Supplementary Material for: Microalbuminuria and the Combination of MRI Markers of Cerebral Small Vessel Disease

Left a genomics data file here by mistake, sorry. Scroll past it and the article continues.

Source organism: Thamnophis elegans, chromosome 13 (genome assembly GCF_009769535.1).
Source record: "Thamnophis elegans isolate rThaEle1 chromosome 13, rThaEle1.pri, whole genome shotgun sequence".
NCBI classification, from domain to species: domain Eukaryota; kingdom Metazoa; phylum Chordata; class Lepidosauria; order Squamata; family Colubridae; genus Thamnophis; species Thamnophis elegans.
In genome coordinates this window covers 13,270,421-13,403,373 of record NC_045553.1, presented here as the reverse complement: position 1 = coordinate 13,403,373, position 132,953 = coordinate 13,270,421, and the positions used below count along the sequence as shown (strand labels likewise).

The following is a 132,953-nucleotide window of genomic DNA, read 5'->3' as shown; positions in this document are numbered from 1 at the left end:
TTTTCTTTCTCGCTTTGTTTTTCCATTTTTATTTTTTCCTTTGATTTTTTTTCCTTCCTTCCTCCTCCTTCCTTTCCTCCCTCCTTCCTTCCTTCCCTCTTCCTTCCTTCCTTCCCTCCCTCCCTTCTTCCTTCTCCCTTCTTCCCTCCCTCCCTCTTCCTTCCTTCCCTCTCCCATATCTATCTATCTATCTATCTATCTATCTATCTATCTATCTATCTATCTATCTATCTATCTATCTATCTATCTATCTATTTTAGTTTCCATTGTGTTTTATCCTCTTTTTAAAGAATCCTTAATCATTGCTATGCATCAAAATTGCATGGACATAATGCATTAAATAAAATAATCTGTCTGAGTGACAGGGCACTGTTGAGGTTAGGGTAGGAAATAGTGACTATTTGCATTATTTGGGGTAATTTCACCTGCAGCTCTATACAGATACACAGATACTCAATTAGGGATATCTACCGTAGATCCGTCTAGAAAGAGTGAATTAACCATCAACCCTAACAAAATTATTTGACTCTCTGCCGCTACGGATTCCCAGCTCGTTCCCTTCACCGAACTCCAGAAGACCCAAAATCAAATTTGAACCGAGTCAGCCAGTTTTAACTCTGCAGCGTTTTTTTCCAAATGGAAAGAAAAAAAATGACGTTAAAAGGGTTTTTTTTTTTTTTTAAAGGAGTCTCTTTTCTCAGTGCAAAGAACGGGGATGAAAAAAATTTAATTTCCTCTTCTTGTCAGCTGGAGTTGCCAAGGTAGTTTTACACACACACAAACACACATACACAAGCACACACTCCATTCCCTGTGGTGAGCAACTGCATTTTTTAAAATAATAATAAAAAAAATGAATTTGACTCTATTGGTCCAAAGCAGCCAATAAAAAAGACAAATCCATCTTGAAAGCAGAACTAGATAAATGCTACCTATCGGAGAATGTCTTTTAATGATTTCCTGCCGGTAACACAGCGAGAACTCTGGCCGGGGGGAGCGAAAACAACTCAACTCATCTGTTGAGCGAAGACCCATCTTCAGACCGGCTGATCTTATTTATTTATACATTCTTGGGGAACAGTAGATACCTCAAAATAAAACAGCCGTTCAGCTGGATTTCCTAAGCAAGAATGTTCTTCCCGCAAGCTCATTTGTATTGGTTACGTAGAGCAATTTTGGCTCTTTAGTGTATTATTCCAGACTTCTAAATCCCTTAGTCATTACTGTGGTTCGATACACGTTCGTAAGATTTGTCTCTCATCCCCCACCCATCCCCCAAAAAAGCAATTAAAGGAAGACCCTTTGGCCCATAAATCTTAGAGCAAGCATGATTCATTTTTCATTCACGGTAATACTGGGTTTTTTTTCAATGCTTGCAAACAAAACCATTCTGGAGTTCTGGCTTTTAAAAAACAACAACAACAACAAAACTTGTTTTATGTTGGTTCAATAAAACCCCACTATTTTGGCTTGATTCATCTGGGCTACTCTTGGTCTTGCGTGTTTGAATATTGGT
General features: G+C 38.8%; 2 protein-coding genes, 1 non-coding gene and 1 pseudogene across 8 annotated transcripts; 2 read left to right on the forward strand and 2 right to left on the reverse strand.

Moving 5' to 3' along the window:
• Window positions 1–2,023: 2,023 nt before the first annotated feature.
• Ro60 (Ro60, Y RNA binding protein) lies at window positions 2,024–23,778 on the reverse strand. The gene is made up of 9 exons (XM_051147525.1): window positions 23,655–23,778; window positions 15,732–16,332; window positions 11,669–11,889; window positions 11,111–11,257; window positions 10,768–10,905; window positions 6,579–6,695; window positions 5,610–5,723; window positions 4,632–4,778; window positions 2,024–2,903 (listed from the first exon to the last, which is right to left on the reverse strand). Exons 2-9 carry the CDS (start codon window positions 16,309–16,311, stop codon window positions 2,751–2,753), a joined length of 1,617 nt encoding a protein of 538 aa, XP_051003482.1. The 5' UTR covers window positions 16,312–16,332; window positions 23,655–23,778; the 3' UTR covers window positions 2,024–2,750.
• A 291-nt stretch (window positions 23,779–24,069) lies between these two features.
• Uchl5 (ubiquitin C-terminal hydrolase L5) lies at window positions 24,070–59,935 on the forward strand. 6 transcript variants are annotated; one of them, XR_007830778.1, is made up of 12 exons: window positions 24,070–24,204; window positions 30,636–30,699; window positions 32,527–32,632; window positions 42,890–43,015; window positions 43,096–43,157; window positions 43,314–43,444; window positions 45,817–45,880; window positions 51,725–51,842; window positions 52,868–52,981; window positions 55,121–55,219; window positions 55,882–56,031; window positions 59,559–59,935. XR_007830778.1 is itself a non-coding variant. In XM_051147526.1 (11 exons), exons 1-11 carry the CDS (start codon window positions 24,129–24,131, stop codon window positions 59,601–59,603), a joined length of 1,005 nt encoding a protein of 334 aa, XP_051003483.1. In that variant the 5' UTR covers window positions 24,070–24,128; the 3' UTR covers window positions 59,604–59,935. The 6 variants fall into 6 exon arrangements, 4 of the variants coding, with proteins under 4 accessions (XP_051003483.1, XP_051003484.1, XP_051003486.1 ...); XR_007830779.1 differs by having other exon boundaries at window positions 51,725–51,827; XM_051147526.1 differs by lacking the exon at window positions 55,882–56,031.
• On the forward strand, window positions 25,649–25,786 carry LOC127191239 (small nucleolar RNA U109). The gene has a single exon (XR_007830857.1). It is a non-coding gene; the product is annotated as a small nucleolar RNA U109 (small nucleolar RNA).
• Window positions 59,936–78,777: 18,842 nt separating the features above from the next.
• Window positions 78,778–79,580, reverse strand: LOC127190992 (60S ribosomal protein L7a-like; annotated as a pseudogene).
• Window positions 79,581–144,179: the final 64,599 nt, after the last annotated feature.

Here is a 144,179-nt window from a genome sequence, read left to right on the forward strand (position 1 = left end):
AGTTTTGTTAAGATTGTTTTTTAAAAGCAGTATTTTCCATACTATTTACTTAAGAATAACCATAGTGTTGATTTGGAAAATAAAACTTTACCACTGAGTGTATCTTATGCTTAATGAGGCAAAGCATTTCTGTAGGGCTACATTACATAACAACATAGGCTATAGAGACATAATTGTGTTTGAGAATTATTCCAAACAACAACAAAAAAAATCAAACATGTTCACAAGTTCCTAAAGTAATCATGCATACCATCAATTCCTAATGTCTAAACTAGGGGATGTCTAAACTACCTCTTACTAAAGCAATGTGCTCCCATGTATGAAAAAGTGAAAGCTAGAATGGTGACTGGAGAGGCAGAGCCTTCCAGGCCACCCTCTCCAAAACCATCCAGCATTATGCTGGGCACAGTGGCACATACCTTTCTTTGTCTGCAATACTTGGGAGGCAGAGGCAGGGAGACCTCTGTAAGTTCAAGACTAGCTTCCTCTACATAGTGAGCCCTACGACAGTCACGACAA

<b><i>Background:</i></b> Kidney function has been related to the presence of individual markers of cerebral small vessel disease (CSVD), as lacunes, white matter hyperintensities (WMH) or microbleeds. We aimed at studying the relationship of kidney dysfunction with the combination of several markers of CSVD. <b><i>Methods:</i></b> Subjects are those included in the ISSYS cohort (Investigating Silent Strokes in hypertensives: a magnetic resonance imaging study). A scale ranging from 0 to 4 points was applied based on the presence (one point each) of lacunes, deep microbleeds, moderate to extensive basal ganglia enlarged perivascular spaces (EPVS), and periventricular or deep WMH. We determined the creatinine-based glomerular filtration rate and the urinary albumin-to-creatinine ratio (UACR) as markers of kidney function and studied their association with the scale of CSVD in univariate and ordinal logistic regression analyses. <b><i>Results:</i></b> Among the 975 patients included, 28.2% presented one or more CSVD markers, being the most prevalent marker (either alone or in combination) basal ganglia EPVS. The UACR was elevated at increasing the scores of the CSVD scale and remained as independent predictor of the combination of markers (common OR per natural log unit increase in UACR: 1.23, 1.07-1.41) after controlling per age, gender, cardiovascular risk, antihypertensive treatment and hypertension duration. In contrast, no associations were found between the CSVD scores and the creatinine-based estimated glomerular filtration rate. <b><i>Conclusions:</i></b> A significant proportion of stroke-free hypertensives present at least one imaging marker of CSVD. UACR but not creatinine-based glomerular filtration rate is associated with the combination of markers of CSVD.